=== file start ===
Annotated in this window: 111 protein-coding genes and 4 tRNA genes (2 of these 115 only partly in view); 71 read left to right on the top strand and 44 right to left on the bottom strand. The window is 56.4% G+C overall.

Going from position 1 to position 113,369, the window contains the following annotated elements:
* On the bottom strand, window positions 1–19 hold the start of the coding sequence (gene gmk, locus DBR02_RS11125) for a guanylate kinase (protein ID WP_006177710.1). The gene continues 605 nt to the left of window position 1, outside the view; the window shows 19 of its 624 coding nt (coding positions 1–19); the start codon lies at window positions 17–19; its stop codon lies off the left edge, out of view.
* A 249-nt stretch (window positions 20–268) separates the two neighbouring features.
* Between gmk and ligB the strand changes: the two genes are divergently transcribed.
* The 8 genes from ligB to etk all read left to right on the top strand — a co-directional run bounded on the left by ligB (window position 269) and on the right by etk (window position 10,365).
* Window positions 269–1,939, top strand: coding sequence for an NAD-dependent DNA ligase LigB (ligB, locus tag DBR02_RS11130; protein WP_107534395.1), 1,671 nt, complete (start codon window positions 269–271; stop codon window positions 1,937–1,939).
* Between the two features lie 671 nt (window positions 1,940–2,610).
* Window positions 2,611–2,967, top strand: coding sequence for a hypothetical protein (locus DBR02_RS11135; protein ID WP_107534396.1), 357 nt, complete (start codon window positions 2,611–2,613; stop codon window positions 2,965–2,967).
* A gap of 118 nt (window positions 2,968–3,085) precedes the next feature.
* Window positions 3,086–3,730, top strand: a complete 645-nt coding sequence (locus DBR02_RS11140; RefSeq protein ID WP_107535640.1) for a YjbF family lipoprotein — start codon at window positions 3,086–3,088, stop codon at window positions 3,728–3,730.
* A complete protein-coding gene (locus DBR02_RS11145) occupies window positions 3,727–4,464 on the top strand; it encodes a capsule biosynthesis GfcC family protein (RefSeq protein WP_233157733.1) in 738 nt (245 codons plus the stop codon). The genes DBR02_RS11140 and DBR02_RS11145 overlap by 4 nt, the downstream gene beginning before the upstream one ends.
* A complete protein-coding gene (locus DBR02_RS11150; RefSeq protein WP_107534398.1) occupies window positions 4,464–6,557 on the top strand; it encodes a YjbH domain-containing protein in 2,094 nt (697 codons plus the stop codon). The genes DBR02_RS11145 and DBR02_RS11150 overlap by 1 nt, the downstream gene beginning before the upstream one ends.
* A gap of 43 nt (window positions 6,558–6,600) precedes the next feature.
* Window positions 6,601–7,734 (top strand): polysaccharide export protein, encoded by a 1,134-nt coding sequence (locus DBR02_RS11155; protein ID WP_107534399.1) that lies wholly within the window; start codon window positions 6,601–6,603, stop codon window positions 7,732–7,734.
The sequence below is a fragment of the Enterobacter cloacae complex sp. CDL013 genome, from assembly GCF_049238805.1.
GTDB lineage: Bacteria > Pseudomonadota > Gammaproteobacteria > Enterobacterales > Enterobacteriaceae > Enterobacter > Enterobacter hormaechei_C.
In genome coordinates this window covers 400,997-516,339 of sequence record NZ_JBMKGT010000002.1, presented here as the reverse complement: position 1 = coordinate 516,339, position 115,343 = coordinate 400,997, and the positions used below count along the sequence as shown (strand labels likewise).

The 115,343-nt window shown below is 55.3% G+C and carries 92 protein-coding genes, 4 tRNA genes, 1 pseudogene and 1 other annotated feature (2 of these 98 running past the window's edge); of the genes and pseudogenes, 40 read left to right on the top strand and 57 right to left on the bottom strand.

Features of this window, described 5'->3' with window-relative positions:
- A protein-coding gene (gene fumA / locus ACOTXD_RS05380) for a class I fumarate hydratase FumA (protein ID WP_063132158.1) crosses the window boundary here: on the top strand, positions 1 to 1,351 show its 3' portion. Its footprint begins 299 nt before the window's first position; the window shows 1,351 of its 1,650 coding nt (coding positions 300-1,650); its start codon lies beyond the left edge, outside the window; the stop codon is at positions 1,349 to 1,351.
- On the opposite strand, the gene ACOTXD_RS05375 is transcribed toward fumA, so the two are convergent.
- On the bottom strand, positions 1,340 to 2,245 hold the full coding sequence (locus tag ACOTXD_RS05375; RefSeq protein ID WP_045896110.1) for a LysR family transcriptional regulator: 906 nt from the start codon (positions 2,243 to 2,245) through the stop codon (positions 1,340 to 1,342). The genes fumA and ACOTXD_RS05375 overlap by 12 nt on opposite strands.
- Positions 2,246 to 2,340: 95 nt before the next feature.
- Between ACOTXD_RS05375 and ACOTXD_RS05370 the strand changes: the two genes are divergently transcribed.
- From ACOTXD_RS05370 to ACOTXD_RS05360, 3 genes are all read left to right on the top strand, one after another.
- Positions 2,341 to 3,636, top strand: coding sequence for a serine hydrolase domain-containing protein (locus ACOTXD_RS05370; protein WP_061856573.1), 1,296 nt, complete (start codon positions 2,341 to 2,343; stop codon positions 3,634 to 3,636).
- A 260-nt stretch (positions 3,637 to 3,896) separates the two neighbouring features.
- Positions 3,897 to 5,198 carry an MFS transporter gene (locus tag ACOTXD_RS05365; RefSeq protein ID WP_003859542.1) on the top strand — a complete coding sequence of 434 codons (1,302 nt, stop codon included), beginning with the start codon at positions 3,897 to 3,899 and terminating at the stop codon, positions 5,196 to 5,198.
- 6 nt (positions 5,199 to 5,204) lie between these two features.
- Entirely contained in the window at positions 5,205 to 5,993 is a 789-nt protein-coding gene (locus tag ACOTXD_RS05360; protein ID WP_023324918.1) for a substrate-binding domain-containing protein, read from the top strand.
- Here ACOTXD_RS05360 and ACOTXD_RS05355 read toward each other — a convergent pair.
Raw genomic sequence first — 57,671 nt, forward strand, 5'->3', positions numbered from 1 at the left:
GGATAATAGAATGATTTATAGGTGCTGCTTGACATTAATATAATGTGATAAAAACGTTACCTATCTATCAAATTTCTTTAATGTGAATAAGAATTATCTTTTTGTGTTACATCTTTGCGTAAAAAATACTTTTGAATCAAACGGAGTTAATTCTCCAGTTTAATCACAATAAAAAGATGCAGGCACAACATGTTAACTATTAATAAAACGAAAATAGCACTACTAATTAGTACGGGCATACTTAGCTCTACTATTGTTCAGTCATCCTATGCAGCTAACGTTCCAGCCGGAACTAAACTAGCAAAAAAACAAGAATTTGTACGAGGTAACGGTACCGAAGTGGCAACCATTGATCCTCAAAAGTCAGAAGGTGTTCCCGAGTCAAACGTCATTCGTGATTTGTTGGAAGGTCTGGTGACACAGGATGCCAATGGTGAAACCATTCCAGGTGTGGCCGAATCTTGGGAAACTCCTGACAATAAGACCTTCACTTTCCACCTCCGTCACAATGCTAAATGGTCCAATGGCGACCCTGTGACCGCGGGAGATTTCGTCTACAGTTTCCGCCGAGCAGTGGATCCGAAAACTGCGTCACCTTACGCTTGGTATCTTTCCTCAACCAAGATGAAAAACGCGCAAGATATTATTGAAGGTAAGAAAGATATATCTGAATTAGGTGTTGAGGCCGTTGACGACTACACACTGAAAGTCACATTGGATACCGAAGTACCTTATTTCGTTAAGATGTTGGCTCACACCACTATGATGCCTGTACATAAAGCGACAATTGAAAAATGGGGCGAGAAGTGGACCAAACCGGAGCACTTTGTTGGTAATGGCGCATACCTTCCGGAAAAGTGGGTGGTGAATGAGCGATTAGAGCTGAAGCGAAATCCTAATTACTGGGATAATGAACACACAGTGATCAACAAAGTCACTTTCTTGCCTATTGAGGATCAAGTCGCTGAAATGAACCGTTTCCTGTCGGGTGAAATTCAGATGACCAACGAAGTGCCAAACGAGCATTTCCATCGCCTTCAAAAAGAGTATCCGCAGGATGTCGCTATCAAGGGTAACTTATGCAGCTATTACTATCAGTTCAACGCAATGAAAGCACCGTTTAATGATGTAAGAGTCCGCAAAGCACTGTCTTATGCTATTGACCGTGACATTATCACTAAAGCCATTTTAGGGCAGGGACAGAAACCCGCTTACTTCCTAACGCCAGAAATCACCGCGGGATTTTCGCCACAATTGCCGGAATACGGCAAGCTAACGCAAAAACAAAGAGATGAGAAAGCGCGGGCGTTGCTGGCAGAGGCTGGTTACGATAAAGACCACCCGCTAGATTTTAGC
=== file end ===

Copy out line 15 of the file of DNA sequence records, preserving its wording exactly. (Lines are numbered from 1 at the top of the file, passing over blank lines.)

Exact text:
* Window positions 6,601–7,734 (top strand): polysaccharide export protein, encoded by a 1,134-nt coding sequence (locus DBR02_RS11155; protein ID WP_107534399.1) that lies wholly within the window; start codon window positions 6,601–6,603, stop codon window positions 7,732–7,734.